Fighting Ransomware Before, During and After an Attack
Written by Daven Winans
Manager of Professional and Managed Services
Given the frequency and evolutionary nature of ransomware attacks, the nefarious cyberthreat won’t be going away any time soon. In fact, Cyber Security Ventures a leading researcher on the global cyber economy, estimated that a new organization will fall victim to ransomware every 14 seconds in 2019, and every 11 seconds by 2021.
With those kind of statistics, it’s no longer a matter of “if” a ransomware attack will occur, but “when.”
At US Signal, we’ve had many customers reporting ransomware. Not surprisingly, no two attacks are alike. As such, there’s no single one-size-fits-all approach to fighting the problem. However, we can break ransomware attacks into “before,” “during” and “after” stages to help identify some of the tactics to take to mitigate data loss and downtime.
Sometimes, the best way to fight ransomware is before it does any damage. For example, we had a customer that was notified by the FBI that a malicious entity was targeting it. This is often known as the recon phase. Malicious entities find a way into an organization and begin collecting data. They only want to take advantage of organizations that are likely to pay because, like other businesses, they’re not interested in wasting resources for little or no profit. This leads to the first point that needs to be made - ransomware targets those who are likely to pay.
The customer, with the help of the FBI and a cyber insurance company, began hardening its defenses strategically and slowly enough so as not to raise the attention of the malicious entity. If the entity knew it had been detected, it would detonate the ransomware that was likely already in place. This brings us to the second crucial point. It’s becoming common to see ransomware being placed but not detonated as a strategic move by the malicious entity.
It’s an attempt to outlive a company’s recovery software’s retention and/or compromise recovery points to ensure recovery isn’t possible. It also increases the likelihood that the customer will have to pay. To date, the ransomware in this case hasn’t been detonated or was effectively hardened against, so there was no compromised data or downtime for the customer.
The detonation and post detonation phase
In this case, the customer quickly became aware that ransomware had been detonated or made active within its environment. The ransomware was spreading via compromised network accounts. The customer notified US Signal of the compromise and began quarantining the infected machines by removing network visibility/connectivity. Ultimately, the customer disabled networking to its servers and workstations to stop the spread of the ransomware while planning its recovery options.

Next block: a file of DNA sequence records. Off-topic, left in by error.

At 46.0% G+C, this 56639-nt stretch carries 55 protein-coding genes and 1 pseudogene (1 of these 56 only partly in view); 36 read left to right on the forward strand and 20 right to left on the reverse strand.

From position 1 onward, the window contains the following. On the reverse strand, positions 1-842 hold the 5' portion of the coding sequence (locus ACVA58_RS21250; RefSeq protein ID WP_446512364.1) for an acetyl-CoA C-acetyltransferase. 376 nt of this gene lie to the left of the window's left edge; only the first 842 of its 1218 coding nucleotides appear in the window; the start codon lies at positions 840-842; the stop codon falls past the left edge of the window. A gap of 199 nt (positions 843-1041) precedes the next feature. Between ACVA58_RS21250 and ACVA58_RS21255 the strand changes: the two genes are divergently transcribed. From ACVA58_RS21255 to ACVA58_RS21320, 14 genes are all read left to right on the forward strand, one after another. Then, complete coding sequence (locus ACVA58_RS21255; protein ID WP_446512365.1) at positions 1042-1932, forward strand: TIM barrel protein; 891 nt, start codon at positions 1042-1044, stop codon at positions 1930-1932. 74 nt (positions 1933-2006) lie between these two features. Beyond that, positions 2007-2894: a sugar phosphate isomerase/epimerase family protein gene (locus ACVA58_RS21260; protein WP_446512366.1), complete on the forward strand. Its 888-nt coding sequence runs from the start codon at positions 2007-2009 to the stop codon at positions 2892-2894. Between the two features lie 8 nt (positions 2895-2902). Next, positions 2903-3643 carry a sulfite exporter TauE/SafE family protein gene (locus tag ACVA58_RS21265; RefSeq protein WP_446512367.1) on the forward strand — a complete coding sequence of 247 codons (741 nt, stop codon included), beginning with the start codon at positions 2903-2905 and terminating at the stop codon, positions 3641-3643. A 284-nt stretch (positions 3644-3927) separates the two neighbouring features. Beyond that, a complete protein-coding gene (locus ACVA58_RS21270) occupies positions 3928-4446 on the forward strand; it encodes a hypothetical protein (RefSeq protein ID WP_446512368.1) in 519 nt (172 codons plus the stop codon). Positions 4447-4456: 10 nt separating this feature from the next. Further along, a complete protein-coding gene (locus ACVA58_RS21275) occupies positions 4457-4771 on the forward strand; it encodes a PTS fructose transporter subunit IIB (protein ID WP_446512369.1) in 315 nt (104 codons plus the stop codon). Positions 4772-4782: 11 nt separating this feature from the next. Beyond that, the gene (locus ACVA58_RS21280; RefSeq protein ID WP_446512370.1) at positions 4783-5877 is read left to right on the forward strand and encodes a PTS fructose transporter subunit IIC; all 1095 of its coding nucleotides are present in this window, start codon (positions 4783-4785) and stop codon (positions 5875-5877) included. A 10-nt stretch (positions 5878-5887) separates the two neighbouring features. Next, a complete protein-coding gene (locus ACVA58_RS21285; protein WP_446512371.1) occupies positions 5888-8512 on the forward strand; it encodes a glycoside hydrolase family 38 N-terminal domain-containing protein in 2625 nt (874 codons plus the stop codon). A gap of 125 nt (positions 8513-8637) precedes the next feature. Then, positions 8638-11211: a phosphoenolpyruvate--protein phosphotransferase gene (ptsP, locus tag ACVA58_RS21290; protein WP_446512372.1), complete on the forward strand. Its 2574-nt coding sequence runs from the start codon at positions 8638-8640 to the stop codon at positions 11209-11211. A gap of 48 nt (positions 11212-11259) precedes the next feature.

Here’s a third crucial point to note. Just because an endpoint/node in an environment doesn’t show the symptoms of being encrypted doesn’t mean it isn’t a vector through which the ransomware passes. Luckily, the customer had management items and networking equipment on a diverse subnet and didn’t have to turn down networking entirely.
This enabled the company to perform restores via its backup platform to a unique network segment and partially restore business critical operations. At that point, it was a matter of reviewing restores to find a recovery point in time prior to the ransomware existing on each server — a lengthy process. Never begin the recovery process in the same source environment until you’re absolutely sure the ransomware threat has been mitigated. Otherwise, reinfection is likely.
Post-detonation and cleanup
In yet another case, a customer’s entire environment had been encrypted by ransomware before its eyes, and there was no time to stop the spread. Its backups had been compromised as well. The only option was to pay the ransom to get back to some form of a workable state.
But paying the ransom didn’t solve the issue. Like many companies, this one didn’t have 200% of its resources available in order to restore its decrypted machines alongside the encrypted ones. It didn’t even have the resources to unpack a machine or two at a time and remove the original encrypted source.
US Signal was able to assist the customer by physically driving hardware to the customer site to augment its existing virtual environment. We gave the customer the resources needed to unpack the decrypted machines alongside the encrypted source machines so it could run in this state until the original encrypted machines could be removed after a return to business as usual.
That leads us to one more important point. For many different reasons, you may determine the ransom should be paid. But be sure you understand how the encryption and decryption mechanisms will work once recovery begins.
In addition to implementing a multi-layered security strategy to defend against ransomware, one of the recommendations we make to our customers is to detonate popular types of ransomware in a sandbox environment. They helps you be aware of what attacks looks like. There is some great free tooling we use called “any.run.” It lets you run many of the well-known types if malicious software in an internet browser sandbox VM and review the attack vectors.
Of course, there are many other tactics that can help mitigate ransomware and its effects. What you choose to use will depend on many factors. The important thing is to not wait until ransomware strikes. Be ready — before, during and after any ransomware attack.
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